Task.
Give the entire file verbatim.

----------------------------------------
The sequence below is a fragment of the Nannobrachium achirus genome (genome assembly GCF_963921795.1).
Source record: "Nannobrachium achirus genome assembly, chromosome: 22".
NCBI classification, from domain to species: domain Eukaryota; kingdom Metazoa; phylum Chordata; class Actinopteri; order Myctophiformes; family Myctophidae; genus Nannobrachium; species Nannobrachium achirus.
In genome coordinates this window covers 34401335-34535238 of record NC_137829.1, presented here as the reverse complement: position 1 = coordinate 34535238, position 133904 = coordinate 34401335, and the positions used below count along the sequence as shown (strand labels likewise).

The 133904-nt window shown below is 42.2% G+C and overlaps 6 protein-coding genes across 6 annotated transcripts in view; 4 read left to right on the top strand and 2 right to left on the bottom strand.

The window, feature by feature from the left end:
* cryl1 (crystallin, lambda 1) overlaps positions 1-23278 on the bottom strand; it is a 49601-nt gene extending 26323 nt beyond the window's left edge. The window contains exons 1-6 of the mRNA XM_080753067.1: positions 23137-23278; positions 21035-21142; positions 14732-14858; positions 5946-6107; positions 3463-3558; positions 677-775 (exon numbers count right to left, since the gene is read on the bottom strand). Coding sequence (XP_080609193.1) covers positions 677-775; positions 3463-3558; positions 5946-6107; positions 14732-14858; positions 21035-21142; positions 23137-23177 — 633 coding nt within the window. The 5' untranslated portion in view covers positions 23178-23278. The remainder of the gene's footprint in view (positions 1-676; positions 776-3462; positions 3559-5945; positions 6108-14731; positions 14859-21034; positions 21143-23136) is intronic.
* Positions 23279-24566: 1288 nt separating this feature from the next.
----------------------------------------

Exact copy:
The sequence below is a fragment of the Nannobrachium achirus genome (genome assembly GCF_963921795.1).
Source record: "Nannobrachium achirus genome assembly, chromosome: 22".
NCBI classification, from domain to species: domain Eukaryota; kingdom Metazoa; phylum Chordata; class Actinopteri; order Myctophiformes; family Myctophidae; genus Nannobrachium; species Nannobrachium achirus.
In genome coordinates this window covers 34401335-34535238 of record NC_137829.1, presented here as the reverse complement: position 1 = coordinate 34535238, position 133904 = coordinate 34401335, and the positions used below count along the sequence as shown (strand labels likewise).

The 133904-nt window shown below is 42.2% G+C and overlaps 6 protein-coding genes across 6 annotated transcripts in view; 4 read left to right on the top strand and 2 right to left on the bottom strand.

The window, feature by feature from the left end:
* cryl1 (crystallin, lambda 1) overlaps positions 1-23278 on the bottom strand; it is a 49601-nt gene extending 26323 nt beyond the window's left edge. The window contains exons 1-6 of the mRNA XM_080753067.1: positions 23137-23278; positions 21035-21142; positions 14732-14858; positions 5946-6107; positions 3463-3558; positions 677-775 (exon numbers count right to left, since the gene is read on the bottom strand). Coding sequence (XP_080609193.1) covers positions 677-775; positions 3463-3558; positions 5946-6107; positions 14732-14858; positions 21035-21142; positions 23137-23177 — 633 coding nt within the window. The 5' untranslated portion in view covers positions 23178-23278. The remainder of the gene's footprint in view (positions 1-676; positions 776-3462; positions 3559-5945; positions 6108-14731; positions 14859-21034; positions 21143-23136) is intronic.
* Positions 23279-24566: 1288 nt separating this feature from the next.